Last updated: April 15, 2009 - 5:18pm
The Federal Trade Commission yesterday named Georgetown University law professor David Vladeck as director of the agency's Bureau of Consumer Protection. Vladeck is co-director of Georgetown Law Center's Institute for Public Representation, a program for civil liberties, open government and regulatory litigation. Previously, he spent nearly 30 years with the Public Citizen Litigation Group. As that group's director, he argued a number of First Amendment and civil rights cases before the Supreme Court, and more than 60 cases before the federal courts of appeal and state courts of last resort, the FTC said. The appointment comes a month after several public interest and consumer advocacy groups asked FTC Chairman Jon Leibowitz to quickly fill the post, which has been called the commission's most powerful consumer protection role. The groups, including the Electronic Privacy Information Center and the Consumers Union, said the agency's oversight of a broad range of issues, from marketing practices to identity theft protection, will have significant impact as consumers increasingly rely on technology and digital communication. The new chief, they said, should have a "track record as a genuine champion of consumer rights." Vladeck's first priority will be dealing with the rise of consumer financial fraud as a result of the economic downturn.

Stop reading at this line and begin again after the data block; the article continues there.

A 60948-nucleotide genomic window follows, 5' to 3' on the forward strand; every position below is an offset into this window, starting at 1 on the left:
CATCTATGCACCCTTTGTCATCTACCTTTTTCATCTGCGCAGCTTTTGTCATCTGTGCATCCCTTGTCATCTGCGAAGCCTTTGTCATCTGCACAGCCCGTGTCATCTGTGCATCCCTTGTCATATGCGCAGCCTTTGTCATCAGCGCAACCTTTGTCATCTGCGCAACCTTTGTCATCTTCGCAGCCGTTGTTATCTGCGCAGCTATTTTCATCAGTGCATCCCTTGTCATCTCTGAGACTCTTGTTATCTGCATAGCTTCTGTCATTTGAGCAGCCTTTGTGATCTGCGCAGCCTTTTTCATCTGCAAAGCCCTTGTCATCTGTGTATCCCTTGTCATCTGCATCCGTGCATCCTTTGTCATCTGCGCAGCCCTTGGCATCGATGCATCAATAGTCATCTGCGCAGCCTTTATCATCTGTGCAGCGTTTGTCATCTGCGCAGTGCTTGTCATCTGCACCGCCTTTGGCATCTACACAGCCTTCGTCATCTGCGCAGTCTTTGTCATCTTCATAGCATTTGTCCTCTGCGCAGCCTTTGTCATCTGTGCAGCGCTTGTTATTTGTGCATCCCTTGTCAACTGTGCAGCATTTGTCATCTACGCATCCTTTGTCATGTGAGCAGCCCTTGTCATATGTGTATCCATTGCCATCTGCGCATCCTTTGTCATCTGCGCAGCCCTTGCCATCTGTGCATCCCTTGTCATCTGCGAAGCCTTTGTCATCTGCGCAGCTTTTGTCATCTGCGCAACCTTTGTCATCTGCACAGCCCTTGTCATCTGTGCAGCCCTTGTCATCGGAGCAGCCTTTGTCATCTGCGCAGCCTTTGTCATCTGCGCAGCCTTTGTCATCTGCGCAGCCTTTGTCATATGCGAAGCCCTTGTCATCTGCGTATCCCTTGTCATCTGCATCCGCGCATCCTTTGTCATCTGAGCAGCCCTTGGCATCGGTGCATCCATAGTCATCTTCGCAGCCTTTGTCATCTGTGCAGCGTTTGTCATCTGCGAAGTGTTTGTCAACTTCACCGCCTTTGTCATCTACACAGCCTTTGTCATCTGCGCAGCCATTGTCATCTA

Richard A. Feinstein, who was appointed Director of the Bureau of Competition, is rejoining the agency from a partnership at Boies, Schiller & Flexner LLP, where he focused on antitrust litigation and counseling. He was formerly an Assistant Director in the Bureau of Competition's Health Care Services and Products Division, focusing on antitrust enforcement, including anticompetitive practices and mergers involving health care providers and payers, and anticompetitive conduct in the pharmaceutical industry. Feinstein worked previously at McKenna & Cuneo, LLP, and he was a trial attorney and supervisor in the Antitrust Division of the U.S. Department of Justice.
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